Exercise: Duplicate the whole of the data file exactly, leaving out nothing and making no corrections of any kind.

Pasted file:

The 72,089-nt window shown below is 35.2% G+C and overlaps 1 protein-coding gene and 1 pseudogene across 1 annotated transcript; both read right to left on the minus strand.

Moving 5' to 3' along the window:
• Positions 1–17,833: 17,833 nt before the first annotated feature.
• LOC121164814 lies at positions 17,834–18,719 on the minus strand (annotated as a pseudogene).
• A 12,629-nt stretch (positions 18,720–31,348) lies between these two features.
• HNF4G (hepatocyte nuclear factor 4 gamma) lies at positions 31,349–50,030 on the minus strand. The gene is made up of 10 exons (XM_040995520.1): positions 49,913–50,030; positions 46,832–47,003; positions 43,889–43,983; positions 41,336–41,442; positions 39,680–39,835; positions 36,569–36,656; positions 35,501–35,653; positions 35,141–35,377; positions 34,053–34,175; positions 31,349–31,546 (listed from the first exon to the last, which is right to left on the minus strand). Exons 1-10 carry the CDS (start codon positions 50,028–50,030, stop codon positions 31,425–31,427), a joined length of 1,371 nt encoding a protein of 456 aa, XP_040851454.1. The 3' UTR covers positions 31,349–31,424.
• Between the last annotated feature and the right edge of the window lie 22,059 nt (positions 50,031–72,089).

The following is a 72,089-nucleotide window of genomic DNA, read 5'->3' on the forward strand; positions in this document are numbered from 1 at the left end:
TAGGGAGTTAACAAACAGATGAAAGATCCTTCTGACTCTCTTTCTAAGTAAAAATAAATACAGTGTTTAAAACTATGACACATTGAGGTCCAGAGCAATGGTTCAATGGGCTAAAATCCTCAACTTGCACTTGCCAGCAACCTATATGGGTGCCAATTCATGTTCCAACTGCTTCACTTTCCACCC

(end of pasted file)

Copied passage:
The 72,089-nt window shown below is 35.2% G+C and overlaps 1 protein-coding gene and 1 pseudogene across 1 annotated transcript; both read right to left on the minus strand.

Moving 5' to 3' along the window:
• Positions 1–17,833: 17,833 nt before the first annotated feature.
• LOC121164814 lies at positions 17,834–18,719 on the minus strand (annotated as a pseudogene).
• A 12,629-nt stretch (positions 18,720–31,348) lies between these two features.
• HNF4G (hepatocyte nuclear factor 4 gamma) lies at positions 31,349–50,030 on the minus strand. The gene is made up of 10 exons (XM_040995520.1): positions 49,913–50,030; positions 46,832–47,003; positions 43,889–43,983; positions 41,336–41,442; positions 39,680–39,835; positions 36,569–36,656; positions 35,501–35,653; positions 35,141–35,377; positions 34,053–34,175; positions 31,349–31,546 (listed from the first exon to the last, which is right to left on the minus strand). Exons 1-10 carry the CDS (start codon positions 50,028–50,030, stop codon positions 31,425–31,427), a joined length of 1,371 nt encoding a protein of 456 aa, XP_040851454.1. The 3' UTR covers positions 31,349–31,424.
• Between the last annotated feature and the right edge of the window lie 22,059 nt (positions 50,031–72,089).

The following is a 72,089-nucleotide window of genomic DNA, read 5'->3' on the forward strand; positions in this document are numbered from 1 at the left end:
TAGGGAGTTAACAAACAGATGAAAGATCCTTCTGACTCTCTTTCTAAGTAAAAATAAATACAGTGTTTAAAACTATGACACATTGAGGTCCAGAGCAATGGTTCAATGGGCTAAAATCCTCAACTTGCACTTGCCAGCAACCTATATGGGTGCCAATTCATGTTCCAACTGCTTCACTTTCCACCC